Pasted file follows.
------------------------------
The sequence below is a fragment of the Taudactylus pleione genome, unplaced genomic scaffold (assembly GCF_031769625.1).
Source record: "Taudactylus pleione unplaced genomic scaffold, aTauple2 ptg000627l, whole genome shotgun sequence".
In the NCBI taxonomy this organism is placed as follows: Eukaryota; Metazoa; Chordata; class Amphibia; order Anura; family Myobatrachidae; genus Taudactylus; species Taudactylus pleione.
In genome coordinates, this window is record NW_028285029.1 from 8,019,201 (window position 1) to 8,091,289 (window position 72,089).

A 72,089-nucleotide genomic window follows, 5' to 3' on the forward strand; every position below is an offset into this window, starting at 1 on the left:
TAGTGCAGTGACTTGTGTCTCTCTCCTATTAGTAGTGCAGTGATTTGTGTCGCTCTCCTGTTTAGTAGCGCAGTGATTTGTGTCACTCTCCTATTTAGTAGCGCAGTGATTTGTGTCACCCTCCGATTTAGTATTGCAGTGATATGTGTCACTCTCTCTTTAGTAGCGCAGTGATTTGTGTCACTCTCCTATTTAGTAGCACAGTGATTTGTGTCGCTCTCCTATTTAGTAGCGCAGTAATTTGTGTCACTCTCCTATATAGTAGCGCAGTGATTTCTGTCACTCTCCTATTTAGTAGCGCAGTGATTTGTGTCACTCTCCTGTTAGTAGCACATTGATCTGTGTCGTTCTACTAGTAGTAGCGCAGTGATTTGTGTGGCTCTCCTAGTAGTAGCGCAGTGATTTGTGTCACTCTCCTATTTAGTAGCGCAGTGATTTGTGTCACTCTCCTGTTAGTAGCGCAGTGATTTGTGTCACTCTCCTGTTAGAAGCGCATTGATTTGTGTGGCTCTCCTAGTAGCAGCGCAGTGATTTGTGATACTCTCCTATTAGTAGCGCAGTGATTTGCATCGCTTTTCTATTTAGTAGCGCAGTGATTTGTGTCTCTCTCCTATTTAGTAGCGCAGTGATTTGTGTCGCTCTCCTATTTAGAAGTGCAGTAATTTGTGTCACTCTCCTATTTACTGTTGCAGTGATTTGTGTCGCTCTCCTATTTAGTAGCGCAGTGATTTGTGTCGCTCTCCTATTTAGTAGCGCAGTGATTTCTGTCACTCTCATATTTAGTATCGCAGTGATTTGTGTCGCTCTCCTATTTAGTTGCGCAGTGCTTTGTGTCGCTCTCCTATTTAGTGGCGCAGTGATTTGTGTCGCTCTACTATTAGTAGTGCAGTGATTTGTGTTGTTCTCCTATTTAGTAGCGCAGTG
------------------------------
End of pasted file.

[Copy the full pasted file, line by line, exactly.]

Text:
The sequence below is a fragment of the Taudactylus pleione genome, unplaced genomic scaffold (assembly GCF_031769625.1).
Source record: "Taudactylus pleione unplaced genomic scaffold, aTauple2 ptg000627l, whole genome shotgun sequence".
In the NCBI taxonomy this organism is placed as follows: Eukaryota; Metazoa; Chordata; class Amphibia; order Anura; family Myobatrachidae; genus Taudactylus; species Taudactylus pleione.
In genome coordinates, this window is record NW_028285029.1 from 8,019,201 (window position 1) to 8,091,289 (window position 72,089).

A 72,089-nucleotide genomic window follows, 5' to 3' on the forward strand; every position below is an offset into this window, starting at 1 on the left:
TAGTGCAGTGACTTGTGTCTCTCTCCTATTAGTAGTGCAGTGATTTGTGTCGCTCTCCTGTTTAGTAGCGCAGTGATTTGTGTCACTCTCCTATTTAGTAGCGCAGTGATTTGTGTCACCCTCCGATTTAGTATTGCAGTGATATGTGTCACTCTCTCTTTAGTAGCGCAGTGATTTGTGTCACTCTCCTATTTAGTAGCACAGTGATTTGTGTCGCTCTCCTATTTAGTAGCGCAGTAATTTGTGTCACTCTCCTATATAGTAGCGCAGTGATTTCTGTCACTCTCCTATTTAGTAGCGCAGTGATTTGTGTCACTCTCCTGTTAGTAGCACATTGATCTGTGTCGTTCTACTAGTAGTAGCGCAGTGATTTGTGTGGCTCTCCTAGTAGTAGCGCAGTGATTTGTGTCACTCTCCTATTTAGTAGCGCAGTGATTTGTGTCACTCTCCTGTTAGTAGCGCAGTGATTTGTGTCACTCTCCTGTTAGAAGCGCATTGATTTGTGTGGCTCTCCTAGTAGCAGCGCAGTGATTTGTGATACTCTCCTATTAGTAGCGCAGTGATTTGCATCGCTTTTCTATTTAGTAGCGCAGTGATTTGTGTCTCTCTCCTATTTAGTAGCGCAGTGATTTGTGTCGCTCTCCTATTTAGAAGTGCAGTAATTTGTGTCACTCTCCTATTTACTGTTGCAGTGATTTGTGTCGCTCTCCTATTTAGTAGCGCAGTGATTTGTGTCGCTCTCCTATTTAGTAGCGCAGTGATTTCTGTCACTCTCATATTTAGTATCGCAGTGATTTGTGTCGCTCTCCTATTTAGTTGCGCAGTGCTTTGTGTCGCTCTCCTATTTAGTGGCGCAGTGATTTGTGTCGCTCTACTATTAGTAGTGCAGTGATTTGTGTTGTTCTCCTATTTAGTAGCGCAGTG